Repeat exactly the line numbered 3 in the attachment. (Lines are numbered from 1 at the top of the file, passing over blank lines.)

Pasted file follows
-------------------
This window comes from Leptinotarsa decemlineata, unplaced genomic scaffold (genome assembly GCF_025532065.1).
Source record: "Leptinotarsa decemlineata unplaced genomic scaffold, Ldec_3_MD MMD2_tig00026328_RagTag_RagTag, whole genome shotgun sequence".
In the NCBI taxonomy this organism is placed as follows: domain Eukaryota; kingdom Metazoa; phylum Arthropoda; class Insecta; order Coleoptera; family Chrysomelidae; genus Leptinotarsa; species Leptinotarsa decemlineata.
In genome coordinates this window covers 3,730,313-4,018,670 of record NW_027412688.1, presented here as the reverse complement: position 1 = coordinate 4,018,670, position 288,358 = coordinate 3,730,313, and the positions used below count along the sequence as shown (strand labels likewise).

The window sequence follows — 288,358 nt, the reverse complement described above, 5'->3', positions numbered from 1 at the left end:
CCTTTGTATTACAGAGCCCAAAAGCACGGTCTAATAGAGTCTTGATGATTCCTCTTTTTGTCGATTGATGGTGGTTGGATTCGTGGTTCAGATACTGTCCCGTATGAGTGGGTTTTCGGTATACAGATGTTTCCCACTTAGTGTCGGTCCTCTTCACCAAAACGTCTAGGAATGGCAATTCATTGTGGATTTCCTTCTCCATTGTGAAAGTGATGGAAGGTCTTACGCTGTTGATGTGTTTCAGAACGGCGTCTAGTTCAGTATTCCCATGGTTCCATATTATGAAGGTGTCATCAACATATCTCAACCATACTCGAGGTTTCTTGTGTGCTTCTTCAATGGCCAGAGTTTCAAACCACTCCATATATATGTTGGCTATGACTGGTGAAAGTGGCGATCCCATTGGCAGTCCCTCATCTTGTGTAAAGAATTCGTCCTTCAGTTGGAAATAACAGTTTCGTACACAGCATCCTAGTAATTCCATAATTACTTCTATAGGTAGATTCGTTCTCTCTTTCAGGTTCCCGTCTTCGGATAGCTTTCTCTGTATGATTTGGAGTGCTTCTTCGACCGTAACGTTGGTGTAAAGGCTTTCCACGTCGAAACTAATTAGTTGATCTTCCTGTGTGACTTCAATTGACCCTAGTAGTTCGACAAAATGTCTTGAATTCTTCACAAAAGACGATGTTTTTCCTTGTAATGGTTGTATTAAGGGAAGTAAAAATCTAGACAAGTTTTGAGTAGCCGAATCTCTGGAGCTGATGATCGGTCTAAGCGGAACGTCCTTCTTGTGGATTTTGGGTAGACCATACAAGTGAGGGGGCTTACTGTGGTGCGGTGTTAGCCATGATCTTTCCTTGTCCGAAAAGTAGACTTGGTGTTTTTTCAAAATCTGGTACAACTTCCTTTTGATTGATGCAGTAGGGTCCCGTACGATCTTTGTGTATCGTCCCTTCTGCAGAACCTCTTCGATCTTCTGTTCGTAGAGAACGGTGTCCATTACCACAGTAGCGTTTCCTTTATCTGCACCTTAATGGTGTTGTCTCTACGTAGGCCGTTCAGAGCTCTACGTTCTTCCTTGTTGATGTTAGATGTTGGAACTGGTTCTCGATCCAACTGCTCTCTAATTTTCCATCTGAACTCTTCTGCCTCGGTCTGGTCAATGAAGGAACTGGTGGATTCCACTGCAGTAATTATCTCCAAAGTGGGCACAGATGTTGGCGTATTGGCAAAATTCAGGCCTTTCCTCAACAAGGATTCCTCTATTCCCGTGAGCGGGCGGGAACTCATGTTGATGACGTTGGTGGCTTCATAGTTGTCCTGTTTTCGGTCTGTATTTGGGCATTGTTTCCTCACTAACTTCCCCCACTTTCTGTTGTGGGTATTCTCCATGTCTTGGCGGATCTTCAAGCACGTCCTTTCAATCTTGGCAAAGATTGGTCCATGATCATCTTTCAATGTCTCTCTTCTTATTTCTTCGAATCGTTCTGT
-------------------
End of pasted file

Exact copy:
In the NCBI taxonomy this organism is placed as follows: domain Eukaryota; kingdom Metazoa; phylum Arthropoda; class Insecta; order Coleoptera; family Chrysomelidae; genus Leptinotarsa; species Leptinotarsa decemlineata.